Quote: The Cowboys. Christmas Ball by William Lawrence Chrittenden
This quote needs a little historical background. "The Cowboy's Christmas Ball" was written by William Lawrence "Larry" Chittenden and published in 1893. It has a very interesting history, linked at the bottom. The ball is still held every year in Anson, Texas and the original rules remain in effect, requiring ladies to wear dresses on the dance floor and gentlemen to check their hats and spurs. Worth a couple of minutes to read:
The Cowboys' Christmas Ball
'Way out in Western Texas, where the Clear Fork's waters flow,
Where the cattle are "a-browzin'," an' the Spanish ponies grow;
Where the Northers "come a-whistlin'" from beyond the Neutral Strip;
And the prairie dogs are sneezin', as if they had "The Grip";
Where the cayotes come a-howlin' 'round the ranches after dark,
And the mocking-birds are singin' to the lovely "medder lark";
Where the 'possum and the badger, and rattlesnakes abound,
And the monstrous stars are winkin' o'er a wilderness profound;
Where lonesome, tawny prairies melt into airy streams,
While the Double Mountains slumber, in heavenly kinds of dreams;
Where the antelope is grazin' and the lonely plovers call—
It was there that I attended "The Cowboys' Christmas Ball."
The town was Anson City, old Jones's county seat,
Where they raised Polled Angus cattle, and waving whiskered wheat;
Where the air is soft and "bammy," an' dry an' full of health,
And the prairies is explodin' with agricultural wealth;
Where they print the Texas Western, that Heck McCann supplies
With news and yarns and stories, uv most amazin' size;
Where Frank Smith "pulls the badger," on knowin' tenderfeet,
And Democracy's triumphant, and might hard to beat;
Where lives that good old hunter, John Milsap, from Lamar,
Who "used to be the Sheriff, back East, in Paris sah!"
'T was there, I say, at Anson with the lovely "widder Wall,"
That I went to that reception, "The Cowboys' Christmas Ball."
The boys had left the ranches and come to town in piles;
The ladies—"kinder scatterin'"—had gathered in for miles.
And yet the place was crowded, as I remember well,
'T was got for the occasion, at "The Morning Star Hotel."
The music was a fiddle an' a lively tambourine,
And a "viol came imported," by the stage from Abilene.
The room was togged out gorgeous-with mistletoe and shawls,
And candles flickered frescoes, around the airy walls.
The "wimmin folks" looked lovely-the boys looked kinder treed,
Till their leader commenced yellin': "Whoa! fellers, let's stampede,"
And the music started sighin', an' awailin' through the hall
As a kind of introduction to "The Cowboys' Christmas Ball."
The leader was a feller that came from Swenson's ranch,
They called him "Windy Billy," from "little Deadman's Branch."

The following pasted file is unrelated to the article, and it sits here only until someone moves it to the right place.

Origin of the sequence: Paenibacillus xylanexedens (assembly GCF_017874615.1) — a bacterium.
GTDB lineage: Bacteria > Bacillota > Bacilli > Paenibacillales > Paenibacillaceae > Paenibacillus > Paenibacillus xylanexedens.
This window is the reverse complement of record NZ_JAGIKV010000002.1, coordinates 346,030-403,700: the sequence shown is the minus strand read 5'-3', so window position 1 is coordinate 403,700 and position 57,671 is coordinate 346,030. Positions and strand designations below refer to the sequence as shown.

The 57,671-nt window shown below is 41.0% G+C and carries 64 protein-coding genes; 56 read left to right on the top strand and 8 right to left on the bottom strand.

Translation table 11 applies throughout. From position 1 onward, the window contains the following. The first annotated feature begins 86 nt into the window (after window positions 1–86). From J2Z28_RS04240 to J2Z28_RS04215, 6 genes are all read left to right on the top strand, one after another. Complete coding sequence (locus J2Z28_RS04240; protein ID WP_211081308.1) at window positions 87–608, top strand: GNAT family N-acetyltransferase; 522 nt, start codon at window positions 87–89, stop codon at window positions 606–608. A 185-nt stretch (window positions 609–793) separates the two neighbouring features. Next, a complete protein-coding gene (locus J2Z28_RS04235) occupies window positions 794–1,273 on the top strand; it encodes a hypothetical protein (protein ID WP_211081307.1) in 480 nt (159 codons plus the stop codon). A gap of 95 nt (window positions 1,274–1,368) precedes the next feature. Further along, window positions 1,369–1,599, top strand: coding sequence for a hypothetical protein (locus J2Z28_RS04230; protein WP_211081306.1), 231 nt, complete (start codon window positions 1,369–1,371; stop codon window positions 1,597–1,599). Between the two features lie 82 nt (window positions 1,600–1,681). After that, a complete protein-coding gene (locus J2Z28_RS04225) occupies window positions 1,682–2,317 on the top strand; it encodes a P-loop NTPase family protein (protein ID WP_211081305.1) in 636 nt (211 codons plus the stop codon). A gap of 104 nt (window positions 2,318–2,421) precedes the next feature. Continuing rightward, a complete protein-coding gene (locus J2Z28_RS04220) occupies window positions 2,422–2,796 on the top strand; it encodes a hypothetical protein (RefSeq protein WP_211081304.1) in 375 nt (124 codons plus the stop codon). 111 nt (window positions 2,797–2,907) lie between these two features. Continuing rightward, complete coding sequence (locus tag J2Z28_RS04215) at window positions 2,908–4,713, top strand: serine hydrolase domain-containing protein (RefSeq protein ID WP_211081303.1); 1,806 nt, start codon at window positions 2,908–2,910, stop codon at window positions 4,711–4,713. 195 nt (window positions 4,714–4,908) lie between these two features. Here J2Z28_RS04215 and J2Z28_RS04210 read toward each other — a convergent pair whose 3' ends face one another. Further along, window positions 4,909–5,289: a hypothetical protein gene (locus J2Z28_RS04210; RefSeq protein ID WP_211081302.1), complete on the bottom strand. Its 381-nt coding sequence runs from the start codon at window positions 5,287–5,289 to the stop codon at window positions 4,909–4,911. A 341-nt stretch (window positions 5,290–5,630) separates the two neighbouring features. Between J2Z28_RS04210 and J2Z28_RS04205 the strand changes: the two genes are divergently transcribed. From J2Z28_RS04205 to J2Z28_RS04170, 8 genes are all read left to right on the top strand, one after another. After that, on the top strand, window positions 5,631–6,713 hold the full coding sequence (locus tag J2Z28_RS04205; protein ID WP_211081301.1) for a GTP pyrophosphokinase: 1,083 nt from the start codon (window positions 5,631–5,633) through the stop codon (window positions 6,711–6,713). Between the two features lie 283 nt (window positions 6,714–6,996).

His rig was "kinder keerless," big spurs and high-heeled boots;
He had the reputation that comes when "fellers shoots."
His voice was like a bugle upon the mountain's height;
His feet were animated an' a mighty, movin' sight,
When he commenced to holler, "Neow, fellers stake your pen!
"Lock horns ter all them heifers, an' russle 'em like men.
"Saloot yer lovely critters; neow swing an' let 'em go,
"Climb the grape vine 'round 'em—all hands do-ce-do!
"You Mavericks, jine the round-up- Jest skip her waterfall,"
Huh! hit wuz gettin' happy, "The Cowboys' Christmas Ball!"
The boys were tolerable skittish, the ladies powerful neat,
That old bass viol's music just got there with both feet!
That wailin', frisky fiddle, I never shall forget;
And Windy kept a-singin'—I think I hear him yet—
"Oh Xes, chase yer squirrels, an' cut 'em to one side;
"Spur Treadwell to the centre, with Cross P Charley's bride;
"Doc. Hollis down the middle, an' twine the ladies' chain;
"Varn Andrews pen the fillies in big T Diamond's train.
"All pull yer freight together, neow swallow fork an' change;
"'Big Boston,' lead the trail herd, through little Pitchfork's range.
"Purr 'round yer gentle pussies, neow rope 'em! Balance all!"
Huh! hit wuz gettin' active—"The Cowboys' Christmas Ball!"
The dust riz fast an' furious; we all jes' galloped 'round,
Till the scenery got so giddy that T Bar Dick was downed.
We buckled to our partners, an' told 'em to hold on,
Then shook our hoofs like lightning, until the early dawn.
Don't tell me 'bout cotillions, or germans. No sire 'ee!
That whirl at Anson City just takes the cake with me.
I'm sick of lazy shufflin's, of them I've had my fill,
Give me a frontier break-down, backed up by Windy Bill.
McAllister ain't nowhar: when Windy leads the show,
I've seen 'em both in harness, and so I sorter know—
Oh, Bill, I sha'n't forget yer, and I'll oftentimes recall,
That lively gaited sworray—"The Cowboys' Christmas Ball."
For more on how Chittenden came to write this classic, please click here:
Beauty is only skin deep but Texas is to the bone.